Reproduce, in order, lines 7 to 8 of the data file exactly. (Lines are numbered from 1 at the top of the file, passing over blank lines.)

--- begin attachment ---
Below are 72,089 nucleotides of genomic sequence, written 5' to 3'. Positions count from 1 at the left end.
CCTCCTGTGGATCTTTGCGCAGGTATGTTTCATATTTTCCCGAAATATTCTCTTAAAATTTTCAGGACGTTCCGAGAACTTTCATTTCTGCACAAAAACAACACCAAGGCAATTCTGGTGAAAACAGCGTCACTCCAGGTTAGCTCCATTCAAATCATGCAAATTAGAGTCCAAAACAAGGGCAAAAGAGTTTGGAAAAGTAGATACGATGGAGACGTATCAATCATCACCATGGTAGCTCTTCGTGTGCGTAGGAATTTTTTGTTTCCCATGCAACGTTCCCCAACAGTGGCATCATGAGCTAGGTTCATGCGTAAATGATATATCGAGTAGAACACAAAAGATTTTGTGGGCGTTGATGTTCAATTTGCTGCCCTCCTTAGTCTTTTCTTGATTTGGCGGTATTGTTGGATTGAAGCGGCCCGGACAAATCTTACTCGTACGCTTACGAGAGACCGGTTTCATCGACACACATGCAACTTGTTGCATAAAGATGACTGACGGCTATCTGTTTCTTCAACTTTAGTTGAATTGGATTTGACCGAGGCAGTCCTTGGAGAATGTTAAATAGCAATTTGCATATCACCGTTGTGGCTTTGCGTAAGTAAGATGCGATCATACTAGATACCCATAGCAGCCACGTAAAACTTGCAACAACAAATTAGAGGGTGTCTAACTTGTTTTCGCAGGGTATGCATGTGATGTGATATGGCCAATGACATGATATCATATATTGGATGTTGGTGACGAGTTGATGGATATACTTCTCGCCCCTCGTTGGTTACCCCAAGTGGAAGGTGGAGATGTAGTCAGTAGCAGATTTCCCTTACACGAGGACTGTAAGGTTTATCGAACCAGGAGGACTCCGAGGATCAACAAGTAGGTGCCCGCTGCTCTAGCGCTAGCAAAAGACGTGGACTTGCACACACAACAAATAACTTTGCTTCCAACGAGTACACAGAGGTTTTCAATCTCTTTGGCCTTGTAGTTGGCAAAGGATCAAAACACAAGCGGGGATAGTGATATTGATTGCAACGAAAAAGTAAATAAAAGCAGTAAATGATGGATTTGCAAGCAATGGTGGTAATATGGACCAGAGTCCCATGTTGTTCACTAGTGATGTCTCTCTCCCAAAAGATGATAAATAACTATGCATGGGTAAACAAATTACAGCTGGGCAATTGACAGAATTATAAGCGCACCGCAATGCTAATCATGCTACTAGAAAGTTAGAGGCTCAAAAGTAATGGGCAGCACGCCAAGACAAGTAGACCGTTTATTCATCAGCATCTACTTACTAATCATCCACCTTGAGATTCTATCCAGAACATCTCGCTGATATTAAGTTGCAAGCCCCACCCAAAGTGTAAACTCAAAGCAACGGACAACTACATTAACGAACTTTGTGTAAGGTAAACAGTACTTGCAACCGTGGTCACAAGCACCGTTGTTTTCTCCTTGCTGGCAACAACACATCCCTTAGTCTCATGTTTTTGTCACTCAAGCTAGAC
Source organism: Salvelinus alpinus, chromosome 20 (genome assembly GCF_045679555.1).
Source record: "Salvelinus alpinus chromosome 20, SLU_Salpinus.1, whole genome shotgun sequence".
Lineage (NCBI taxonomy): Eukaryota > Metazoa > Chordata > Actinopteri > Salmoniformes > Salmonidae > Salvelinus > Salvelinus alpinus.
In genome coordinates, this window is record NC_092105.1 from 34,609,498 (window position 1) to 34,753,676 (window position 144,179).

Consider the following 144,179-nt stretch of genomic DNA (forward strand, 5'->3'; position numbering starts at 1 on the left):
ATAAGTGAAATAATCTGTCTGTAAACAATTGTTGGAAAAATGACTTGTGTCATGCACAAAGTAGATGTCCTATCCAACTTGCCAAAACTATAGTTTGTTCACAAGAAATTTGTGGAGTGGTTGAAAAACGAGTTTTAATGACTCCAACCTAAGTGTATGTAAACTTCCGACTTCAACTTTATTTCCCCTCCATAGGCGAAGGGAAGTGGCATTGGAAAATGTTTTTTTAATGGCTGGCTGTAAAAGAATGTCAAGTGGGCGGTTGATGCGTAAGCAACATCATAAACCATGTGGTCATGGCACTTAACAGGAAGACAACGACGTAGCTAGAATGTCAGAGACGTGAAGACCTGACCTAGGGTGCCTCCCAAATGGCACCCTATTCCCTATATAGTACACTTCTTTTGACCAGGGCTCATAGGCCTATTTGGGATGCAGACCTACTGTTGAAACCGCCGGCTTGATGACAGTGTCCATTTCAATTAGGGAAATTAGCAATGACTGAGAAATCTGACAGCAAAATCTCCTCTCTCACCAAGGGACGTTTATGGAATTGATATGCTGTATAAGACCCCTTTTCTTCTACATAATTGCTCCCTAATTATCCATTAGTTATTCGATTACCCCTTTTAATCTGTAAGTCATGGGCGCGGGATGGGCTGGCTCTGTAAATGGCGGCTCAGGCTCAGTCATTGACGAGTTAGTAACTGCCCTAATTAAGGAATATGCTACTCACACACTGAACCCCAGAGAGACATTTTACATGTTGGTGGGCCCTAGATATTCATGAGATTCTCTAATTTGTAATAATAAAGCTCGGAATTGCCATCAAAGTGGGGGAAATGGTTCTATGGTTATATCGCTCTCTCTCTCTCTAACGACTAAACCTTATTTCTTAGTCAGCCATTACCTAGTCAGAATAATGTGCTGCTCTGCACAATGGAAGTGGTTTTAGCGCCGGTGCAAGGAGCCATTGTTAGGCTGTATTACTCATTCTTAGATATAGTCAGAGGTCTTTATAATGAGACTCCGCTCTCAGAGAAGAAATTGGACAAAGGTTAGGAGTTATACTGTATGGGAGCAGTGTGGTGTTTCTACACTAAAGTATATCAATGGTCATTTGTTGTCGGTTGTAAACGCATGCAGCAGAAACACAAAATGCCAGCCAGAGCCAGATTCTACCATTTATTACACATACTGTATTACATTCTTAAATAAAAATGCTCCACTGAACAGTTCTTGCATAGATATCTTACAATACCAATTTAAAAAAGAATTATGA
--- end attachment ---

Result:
Consider the following 144,179-nt stretch of genomic DNA (forward strand, 5'->3'; position numbering starts at 1 on the left):
ATAAGTGAAATAATCTGTCTGTAAACAATTGTTGGAAAAATGACTTGTGTCATGCACAAAGTAGATGTCCTATCCAACTTGCCAAAACTATAGTTTGTTCACAAGAAATTTGTGGAGTGGTTGAAAAACGAGTTTTAATGACTCCAACCTAAGTGTATGTAAACTTCCGACTTCAACTTTATTTCCCCTCCATAGGCGAAGGGAAGTGGCATTGGAAAATGTTTTTTTAATGGCTGGCTGTAAAAGAATGTCAAGTGGGCGGTTGATGCGTAAGCAACATCATAAACCATGTGGTCATGGCACTTAACAGGAAGACAACGACGTAGCTAGAATGTCAGAGACGTGAAGACCTGACCTAGGGTGCCTCCCAAATGGCACCCTATTCCCTATATAGTACACTTCTTTTGACCAGGGCTCATAGGCCTATTTGGGATGCAGACCTACTGTTGAAACCGCCGGCTTGATGACAGTGTCCATTTCAATTAGGGAAATTAGCAATGACTGAGAAATCTGACAGCAAAATCTCCTCTCTCACCAAGGGACGTTTATGGAATTGATATGCTGTATAAGACCCCTTTTCTTCTACATAATTGCTCCCTAATTATCCATTAGTTATTCGATTACCCCTTTTAATCTGTAAGTCATGGGCGCGGGATGGGCTGGCTCTGTAAATGGCGGCTCAGGCTCAGTCATTGACGAGTTAGTAACTGCCCTAATTAAGGAATATGCTACTCACACACTGAACCCCAGAGAGACATTTTACATGTTGGTGGGCCCTAGATATTCATGAGATTCTCTAATTTGTAATAATAAAGCTCGGAATTGCCATCAAAGTGGGGGAAATGGTTCTATGGTTATATCGCTCTCTCTCTCTCTAACGACTAAACCTTATTTCTTAGTCAGCCATTACCTAGTCAGAATAATGTGCTGCTCTGCACAATGGAAGTGGTTTTAGCGCCGGTGCAAGGAGCCATTGTTAGGCTGTATTACTCATTCTTAGATATAGTCAGAGGTCTTTATAATGAGACTCCGCTCTCAGAGAAGAAATTGGACAAAGGTTAGGAGTTATACTGTATGGGAGCAGTGTGGTGTTTCTACACTAAAGTATATCAATGGTCATTTGTTGTCGGTTGTAAACGCATGCAGCAGAAACACAAAATGCCAGCCAGAGCCAGATTCTACCATTTATTACACATACTGTATTACATTCTTAAATAAAAATGCTCCACTGAACAGTTCTTGCATAGATATCTTACAATACCAATTTAAAAAAGAATTATGA